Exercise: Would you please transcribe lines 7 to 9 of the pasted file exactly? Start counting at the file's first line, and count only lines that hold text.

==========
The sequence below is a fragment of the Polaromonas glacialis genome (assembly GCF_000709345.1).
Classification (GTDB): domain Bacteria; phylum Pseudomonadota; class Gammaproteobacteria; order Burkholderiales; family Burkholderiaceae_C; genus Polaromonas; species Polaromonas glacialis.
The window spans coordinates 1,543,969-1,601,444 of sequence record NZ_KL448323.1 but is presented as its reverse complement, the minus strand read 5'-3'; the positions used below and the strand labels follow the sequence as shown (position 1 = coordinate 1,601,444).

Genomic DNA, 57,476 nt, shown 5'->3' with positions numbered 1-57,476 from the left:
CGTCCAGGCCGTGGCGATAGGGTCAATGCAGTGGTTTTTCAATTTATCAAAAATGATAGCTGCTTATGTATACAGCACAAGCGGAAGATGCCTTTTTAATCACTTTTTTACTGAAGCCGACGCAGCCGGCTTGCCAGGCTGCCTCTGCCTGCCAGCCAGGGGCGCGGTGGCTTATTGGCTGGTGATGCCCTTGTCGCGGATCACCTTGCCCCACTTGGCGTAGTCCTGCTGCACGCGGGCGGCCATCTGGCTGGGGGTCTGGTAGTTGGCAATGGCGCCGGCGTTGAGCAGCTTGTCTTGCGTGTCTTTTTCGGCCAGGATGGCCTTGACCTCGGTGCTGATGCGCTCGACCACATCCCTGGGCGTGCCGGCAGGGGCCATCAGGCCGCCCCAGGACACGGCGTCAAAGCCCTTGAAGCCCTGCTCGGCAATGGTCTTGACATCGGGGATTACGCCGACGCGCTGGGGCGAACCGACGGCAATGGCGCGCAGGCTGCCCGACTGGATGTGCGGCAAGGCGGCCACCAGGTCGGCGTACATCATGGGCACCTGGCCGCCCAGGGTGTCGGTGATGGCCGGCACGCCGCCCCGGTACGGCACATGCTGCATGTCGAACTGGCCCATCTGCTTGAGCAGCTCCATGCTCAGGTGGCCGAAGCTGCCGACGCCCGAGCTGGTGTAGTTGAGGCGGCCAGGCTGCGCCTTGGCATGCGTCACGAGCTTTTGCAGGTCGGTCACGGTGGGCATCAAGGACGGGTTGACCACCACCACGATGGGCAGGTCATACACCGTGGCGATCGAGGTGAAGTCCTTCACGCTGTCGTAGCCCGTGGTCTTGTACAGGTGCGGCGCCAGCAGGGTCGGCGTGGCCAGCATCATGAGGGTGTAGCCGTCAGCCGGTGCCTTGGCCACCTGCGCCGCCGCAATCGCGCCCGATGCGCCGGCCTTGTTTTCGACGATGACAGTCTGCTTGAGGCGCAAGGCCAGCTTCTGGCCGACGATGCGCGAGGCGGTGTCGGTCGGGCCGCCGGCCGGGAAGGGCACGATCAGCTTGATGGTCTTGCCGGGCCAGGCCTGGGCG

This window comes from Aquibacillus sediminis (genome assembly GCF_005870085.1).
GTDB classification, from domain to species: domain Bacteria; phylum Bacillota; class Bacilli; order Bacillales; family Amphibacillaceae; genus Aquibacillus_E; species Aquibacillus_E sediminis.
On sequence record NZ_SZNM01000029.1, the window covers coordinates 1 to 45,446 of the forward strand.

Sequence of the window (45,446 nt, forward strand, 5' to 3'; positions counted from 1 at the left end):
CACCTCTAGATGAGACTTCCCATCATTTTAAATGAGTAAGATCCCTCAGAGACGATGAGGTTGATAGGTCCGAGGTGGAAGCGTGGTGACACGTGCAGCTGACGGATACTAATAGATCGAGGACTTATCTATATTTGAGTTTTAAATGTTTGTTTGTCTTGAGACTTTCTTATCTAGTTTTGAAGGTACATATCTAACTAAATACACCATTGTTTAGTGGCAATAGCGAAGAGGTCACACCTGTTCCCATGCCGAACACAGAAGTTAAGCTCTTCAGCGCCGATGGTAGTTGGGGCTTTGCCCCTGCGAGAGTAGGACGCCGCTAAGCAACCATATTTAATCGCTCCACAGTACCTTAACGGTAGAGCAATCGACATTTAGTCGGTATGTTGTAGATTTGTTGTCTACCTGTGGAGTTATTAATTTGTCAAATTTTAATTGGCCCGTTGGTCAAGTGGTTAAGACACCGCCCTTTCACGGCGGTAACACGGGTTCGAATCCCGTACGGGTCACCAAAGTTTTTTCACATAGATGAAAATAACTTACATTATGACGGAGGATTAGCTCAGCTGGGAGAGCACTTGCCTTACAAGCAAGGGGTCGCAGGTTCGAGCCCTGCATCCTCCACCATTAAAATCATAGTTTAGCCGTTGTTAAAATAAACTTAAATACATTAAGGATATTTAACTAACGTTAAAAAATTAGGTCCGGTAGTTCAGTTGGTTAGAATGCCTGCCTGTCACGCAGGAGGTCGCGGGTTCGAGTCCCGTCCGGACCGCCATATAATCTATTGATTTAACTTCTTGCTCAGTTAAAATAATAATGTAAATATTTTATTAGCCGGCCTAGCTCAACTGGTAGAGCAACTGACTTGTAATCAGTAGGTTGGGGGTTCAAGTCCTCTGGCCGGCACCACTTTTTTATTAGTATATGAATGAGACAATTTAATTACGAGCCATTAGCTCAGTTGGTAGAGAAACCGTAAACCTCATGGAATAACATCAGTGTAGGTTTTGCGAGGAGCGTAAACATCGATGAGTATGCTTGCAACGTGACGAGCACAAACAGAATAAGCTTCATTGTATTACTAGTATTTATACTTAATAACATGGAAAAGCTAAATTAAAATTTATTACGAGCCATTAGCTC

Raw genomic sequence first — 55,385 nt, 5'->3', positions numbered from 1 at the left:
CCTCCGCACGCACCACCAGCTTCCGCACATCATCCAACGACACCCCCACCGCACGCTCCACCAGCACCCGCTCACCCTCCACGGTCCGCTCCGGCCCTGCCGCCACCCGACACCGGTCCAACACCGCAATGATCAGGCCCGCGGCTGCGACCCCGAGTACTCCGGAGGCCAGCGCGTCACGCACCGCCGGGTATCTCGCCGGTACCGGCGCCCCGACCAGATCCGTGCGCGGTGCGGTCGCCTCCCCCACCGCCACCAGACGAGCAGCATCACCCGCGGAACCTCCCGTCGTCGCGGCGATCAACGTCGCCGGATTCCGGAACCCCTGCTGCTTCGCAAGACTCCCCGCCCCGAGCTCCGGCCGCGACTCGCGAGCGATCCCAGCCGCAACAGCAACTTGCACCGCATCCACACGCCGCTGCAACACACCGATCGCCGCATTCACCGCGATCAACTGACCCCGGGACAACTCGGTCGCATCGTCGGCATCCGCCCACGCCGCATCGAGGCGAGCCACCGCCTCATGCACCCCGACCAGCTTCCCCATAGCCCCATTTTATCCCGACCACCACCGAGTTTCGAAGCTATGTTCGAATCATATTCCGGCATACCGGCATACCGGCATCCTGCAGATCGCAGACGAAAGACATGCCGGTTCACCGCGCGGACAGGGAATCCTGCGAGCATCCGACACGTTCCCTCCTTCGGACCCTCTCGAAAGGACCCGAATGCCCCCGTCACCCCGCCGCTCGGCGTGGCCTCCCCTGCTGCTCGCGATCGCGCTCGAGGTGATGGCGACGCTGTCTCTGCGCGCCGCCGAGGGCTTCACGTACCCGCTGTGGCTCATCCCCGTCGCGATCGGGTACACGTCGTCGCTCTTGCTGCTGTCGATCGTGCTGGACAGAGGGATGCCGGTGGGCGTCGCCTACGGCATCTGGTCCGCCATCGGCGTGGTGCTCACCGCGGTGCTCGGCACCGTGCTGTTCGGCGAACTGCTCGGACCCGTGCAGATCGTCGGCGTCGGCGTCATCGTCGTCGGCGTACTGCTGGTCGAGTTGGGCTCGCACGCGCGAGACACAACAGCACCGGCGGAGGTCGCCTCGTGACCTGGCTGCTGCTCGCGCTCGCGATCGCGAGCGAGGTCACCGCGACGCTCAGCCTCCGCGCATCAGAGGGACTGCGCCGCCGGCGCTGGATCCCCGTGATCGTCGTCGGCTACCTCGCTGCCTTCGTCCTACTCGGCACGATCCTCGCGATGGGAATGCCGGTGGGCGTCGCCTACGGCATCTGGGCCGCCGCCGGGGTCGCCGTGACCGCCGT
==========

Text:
GTDB classification, from domain to species: domain Bacteria; phylum Bacillota; class Bacilli; order Bacillales; family Amphibacillaceae; genus Aquibacillus_E; species Aquibacillus_E sediminis.
On sequence record NZ_SZNM01000029.1, the window covers coordinates 1 to 45,446 of the forward strand.

Sequence of the window (45,446 nt, forward strand, 5' to 3'; positions counted from 1 at the left end):